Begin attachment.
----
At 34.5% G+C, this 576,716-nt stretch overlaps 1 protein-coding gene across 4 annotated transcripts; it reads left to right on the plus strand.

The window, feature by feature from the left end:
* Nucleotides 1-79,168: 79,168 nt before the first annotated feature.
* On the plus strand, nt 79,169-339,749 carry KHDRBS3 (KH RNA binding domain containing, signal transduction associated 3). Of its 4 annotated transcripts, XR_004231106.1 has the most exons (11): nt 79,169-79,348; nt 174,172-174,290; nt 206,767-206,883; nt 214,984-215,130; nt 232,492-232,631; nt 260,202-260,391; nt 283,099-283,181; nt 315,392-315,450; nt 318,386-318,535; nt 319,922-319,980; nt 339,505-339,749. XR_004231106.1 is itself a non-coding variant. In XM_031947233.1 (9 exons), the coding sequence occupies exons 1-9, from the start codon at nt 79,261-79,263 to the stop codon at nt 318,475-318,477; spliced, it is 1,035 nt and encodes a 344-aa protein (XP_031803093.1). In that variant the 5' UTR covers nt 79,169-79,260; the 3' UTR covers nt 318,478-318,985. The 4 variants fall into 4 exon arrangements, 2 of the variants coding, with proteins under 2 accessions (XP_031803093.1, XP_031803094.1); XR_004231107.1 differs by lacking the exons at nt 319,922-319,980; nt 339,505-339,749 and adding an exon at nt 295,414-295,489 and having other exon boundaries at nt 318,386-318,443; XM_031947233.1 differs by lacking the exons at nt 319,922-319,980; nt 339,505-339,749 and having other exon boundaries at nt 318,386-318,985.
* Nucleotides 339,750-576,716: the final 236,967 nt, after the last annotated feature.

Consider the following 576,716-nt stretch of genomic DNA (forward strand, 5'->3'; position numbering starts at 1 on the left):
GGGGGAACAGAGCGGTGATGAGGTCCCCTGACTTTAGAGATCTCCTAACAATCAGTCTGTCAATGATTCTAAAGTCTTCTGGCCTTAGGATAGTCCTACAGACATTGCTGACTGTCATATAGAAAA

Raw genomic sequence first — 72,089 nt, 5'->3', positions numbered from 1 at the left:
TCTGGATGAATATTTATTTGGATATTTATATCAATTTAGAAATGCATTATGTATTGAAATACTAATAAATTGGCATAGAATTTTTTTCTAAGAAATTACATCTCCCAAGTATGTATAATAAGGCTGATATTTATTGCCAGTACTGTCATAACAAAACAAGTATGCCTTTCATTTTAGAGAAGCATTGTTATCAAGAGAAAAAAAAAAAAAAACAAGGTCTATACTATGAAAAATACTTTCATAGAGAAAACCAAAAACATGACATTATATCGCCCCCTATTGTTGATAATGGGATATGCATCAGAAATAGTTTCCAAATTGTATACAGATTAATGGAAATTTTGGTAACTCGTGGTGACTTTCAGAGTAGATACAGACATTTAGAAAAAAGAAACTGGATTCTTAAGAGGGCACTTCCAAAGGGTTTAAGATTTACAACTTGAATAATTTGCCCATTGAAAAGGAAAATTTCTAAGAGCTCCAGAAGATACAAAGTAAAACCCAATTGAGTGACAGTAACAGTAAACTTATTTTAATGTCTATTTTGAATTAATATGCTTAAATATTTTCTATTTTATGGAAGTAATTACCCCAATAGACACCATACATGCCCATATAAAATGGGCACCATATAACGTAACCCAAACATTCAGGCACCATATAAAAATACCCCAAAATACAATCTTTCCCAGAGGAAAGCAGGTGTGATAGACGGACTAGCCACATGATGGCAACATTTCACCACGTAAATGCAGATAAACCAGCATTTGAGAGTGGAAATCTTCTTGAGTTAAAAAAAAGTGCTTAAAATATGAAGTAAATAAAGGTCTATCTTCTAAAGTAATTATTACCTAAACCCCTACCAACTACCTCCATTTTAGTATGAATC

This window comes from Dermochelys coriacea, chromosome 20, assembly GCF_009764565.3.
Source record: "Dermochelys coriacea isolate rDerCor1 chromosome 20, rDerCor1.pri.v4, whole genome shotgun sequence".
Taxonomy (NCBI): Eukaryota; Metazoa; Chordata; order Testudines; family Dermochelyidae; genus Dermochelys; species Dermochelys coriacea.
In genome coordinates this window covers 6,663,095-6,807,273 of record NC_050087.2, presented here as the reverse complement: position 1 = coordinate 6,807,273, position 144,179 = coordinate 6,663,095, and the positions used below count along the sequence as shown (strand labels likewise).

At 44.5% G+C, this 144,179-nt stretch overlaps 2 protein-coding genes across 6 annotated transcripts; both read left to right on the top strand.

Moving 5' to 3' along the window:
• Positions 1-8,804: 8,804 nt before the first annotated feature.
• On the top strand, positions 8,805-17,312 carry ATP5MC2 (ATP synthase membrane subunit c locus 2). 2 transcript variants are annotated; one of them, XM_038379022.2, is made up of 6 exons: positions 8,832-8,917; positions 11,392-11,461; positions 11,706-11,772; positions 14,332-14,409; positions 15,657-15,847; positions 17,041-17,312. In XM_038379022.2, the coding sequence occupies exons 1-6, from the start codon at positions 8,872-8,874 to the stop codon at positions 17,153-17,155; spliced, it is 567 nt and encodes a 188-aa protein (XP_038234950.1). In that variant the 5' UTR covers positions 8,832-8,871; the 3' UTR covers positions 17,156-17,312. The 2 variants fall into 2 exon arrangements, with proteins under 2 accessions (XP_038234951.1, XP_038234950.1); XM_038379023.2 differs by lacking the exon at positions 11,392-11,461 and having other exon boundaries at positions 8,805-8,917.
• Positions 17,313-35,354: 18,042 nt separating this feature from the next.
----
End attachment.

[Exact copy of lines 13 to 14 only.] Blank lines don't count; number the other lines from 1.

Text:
In genome coordinates this window covers 6,663,095-6,807,273 of record NC_050087.2, presented here as the reverse complement: position 1 = coordinate 6,807,273, position 144,179 = coordinate 6,663,095, and the positions used below count along the sequence as shown (strand labels likewise).

At 44.5% G+C, this 144,179-nt stretch overlaps 2 protein-coding genes across 6 annotated transcripts; both read left to right on the top strand.